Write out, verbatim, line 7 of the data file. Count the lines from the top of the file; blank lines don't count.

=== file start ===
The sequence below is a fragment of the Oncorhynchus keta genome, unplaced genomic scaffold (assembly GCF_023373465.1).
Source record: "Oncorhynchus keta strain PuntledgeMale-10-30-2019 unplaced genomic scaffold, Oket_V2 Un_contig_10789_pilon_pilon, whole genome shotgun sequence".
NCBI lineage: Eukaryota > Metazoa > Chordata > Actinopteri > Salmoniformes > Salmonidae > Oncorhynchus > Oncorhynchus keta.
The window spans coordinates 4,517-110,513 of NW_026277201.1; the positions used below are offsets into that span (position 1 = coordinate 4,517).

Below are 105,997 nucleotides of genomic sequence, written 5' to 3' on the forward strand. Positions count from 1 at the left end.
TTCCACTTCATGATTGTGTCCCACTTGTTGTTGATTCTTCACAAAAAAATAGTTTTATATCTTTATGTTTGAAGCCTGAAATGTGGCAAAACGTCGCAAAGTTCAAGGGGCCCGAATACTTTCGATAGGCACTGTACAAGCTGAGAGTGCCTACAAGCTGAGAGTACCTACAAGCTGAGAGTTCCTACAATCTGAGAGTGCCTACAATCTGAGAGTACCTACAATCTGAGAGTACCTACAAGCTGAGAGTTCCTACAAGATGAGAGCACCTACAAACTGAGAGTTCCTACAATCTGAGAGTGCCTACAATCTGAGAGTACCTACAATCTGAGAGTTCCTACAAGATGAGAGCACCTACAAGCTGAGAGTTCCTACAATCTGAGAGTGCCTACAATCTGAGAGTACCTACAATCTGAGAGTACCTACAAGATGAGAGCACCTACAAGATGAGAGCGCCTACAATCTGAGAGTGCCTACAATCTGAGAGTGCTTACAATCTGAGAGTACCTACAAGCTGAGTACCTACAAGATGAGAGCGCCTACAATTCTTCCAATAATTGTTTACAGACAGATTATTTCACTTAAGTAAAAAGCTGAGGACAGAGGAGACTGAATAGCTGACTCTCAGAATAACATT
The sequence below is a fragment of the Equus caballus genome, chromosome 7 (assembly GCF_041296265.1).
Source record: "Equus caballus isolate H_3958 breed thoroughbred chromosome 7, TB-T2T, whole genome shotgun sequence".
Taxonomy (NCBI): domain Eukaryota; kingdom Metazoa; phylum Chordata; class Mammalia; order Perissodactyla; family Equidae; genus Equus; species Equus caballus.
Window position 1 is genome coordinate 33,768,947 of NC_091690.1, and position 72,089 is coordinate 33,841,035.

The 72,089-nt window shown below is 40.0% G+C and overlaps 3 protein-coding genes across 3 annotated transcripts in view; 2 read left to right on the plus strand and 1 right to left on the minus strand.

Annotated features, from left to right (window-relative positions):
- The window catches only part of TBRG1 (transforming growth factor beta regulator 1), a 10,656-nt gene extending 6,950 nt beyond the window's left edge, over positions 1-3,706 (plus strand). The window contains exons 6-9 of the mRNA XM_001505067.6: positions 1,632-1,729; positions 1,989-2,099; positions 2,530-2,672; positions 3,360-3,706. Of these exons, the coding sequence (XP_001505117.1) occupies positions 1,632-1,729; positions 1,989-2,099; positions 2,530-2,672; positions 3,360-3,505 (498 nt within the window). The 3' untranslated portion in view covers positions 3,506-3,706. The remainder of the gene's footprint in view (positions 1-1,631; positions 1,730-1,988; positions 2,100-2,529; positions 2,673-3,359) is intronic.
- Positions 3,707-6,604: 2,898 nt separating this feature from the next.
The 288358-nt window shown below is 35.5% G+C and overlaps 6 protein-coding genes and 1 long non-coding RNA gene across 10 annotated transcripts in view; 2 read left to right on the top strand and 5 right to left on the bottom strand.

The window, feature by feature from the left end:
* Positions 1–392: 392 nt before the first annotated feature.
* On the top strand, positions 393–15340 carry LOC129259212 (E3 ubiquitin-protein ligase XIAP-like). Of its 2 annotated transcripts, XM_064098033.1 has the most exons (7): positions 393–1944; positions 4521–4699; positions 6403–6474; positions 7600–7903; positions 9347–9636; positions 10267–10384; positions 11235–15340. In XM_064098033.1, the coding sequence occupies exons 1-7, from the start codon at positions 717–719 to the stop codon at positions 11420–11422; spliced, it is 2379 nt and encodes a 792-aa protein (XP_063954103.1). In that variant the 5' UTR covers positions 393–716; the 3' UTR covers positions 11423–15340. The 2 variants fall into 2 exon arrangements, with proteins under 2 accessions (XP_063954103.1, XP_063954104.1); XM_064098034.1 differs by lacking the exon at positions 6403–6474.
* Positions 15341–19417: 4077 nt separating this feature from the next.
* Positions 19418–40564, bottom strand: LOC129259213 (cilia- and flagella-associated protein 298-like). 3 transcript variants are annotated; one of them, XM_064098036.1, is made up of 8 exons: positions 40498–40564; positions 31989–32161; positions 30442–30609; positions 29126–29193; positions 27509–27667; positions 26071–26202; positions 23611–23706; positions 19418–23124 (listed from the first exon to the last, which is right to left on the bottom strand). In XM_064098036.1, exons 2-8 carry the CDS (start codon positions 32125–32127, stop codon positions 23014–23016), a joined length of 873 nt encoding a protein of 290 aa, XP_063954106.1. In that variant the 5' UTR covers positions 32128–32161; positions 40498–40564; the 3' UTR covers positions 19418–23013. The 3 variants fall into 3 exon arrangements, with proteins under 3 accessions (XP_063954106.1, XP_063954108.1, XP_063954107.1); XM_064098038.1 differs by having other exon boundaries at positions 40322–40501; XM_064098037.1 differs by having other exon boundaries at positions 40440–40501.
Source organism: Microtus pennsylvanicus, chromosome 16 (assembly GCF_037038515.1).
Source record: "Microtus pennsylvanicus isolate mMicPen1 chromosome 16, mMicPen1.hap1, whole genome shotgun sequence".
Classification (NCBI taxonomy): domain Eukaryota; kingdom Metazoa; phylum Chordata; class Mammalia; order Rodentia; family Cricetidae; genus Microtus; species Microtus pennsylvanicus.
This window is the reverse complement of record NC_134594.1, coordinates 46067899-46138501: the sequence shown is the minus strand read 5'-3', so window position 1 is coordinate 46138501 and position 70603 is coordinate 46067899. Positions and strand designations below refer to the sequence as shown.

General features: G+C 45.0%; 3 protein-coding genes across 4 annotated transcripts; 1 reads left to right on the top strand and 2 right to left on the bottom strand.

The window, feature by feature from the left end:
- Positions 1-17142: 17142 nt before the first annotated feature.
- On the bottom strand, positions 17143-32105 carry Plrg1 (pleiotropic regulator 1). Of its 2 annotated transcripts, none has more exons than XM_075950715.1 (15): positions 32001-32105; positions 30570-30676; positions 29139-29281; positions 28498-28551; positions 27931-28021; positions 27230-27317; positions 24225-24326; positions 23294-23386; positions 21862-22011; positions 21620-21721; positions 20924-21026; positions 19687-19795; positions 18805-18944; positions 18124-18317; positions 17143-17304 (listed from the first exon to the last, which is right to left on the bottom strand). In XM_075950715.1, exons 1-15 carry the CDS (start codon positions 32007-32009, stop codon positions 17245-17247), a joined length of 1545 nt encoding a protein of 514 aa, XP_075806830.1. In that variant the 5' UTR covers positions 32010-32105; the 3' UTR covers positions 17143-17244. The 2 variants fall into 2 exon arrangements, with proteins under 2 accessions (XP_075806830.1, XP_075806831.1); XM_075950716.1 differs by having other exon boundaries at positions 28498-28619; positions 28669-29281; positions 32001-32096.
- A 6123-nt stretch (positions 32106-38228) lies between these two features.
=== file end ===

The sequence below is a fragment of the Equus caballus genome, chromosome 7 (assembly GCF_041296265.1).